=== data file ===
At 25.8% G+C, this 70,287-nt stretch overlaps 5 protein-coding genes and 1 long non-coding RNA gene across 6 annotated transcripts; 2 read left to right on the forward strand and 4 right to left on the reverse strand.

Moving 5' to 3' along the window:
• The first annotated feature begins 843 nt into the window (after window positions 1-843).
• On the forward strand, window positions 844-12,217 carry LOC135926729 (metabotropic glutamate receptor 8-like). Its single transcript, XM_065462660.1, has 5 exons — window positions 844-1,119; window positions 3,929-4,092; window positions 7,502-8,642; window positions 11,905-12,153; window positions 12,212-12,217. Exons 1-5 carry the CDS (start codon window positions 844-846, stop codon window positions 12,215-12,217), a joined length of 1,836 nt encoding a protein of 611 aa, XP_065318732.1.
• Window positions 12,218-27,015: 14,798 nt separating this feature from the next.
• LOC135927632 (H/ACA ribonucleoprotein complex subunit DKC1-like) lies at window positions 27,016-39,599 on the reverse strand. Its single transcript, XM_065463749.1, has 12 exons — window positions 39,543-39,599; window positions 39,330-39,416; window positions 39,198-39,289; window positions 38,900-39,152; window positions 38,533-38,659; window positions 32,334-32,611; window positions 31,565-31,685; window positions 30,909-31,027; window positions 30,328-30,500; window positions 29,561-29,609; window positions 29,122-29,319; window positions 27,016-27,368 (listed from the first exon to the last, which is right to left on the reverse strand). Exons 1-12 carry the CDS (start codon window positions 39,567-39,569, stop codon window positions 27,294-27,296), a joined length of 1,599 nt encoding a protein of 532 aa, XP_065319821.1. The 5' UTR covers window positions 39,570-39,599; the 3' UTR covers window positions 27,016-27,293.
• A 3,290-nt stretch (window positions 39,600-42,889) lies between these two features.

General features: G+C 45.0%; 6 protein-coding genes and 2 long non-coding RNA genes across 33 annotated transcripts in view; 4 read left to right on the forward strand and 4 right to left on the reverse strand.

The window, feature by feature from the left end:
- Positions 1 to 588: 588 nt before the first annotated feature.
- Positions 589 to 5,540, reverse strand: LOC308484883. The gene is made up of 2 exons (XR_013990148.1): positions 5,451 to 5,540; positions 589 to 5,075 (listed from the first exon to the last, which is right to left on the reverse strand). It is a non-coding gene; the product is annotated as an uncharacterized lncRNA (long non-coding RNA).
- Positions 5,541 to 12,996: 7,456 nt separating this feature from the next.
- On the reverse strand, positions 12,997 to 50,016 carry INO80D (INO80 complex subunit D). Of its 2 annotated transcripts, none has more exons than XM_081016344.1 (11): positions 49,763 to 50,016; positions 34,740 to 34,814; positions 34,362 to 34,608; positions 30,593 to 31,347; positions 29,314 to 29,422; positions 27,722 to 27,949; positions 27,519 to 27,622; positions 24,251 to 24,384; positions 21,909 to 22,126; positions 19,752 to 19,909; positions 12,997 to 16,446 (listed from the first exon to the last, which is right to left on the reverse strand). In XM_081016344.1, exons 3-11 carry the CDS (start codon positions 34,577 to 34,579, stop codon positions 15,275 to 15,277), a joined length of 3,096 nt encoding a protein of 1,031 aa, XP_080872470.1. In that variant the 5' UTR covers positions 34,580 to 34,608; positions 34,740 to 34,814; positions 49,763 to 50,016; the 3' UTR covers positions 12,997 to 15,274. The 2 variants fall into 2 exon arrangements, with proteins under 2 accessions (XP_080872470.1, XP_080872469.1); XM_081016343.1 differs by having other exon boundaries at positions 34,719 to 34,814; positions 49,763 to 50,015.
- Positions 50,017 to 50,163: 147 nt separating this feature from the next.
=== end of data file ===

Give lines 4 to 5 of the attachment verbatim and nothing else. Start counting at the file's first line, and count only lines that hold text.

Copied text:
• On the forward strand, window positions 844-12,217 carry LOC135926729 (metabotropic glutamate receptor 8-like). Its single transcript, XM_065462660.1, has 5 exons — window positions 844-1,119; window positions 3,929-4,092; window positions 7,502-8,642; window positions 11,905-12,153; window positions 12,212-12,217. Exons 1-5 carry the CDS (start codon window positions 844-846, stop codon window positions 12,215-12,217), a joined length of 1,836 nt encoding a protein of 611 aa, XP_065318732.1.
• Window positions 12,218-27,015: 14,798 nt separating this feature from the next.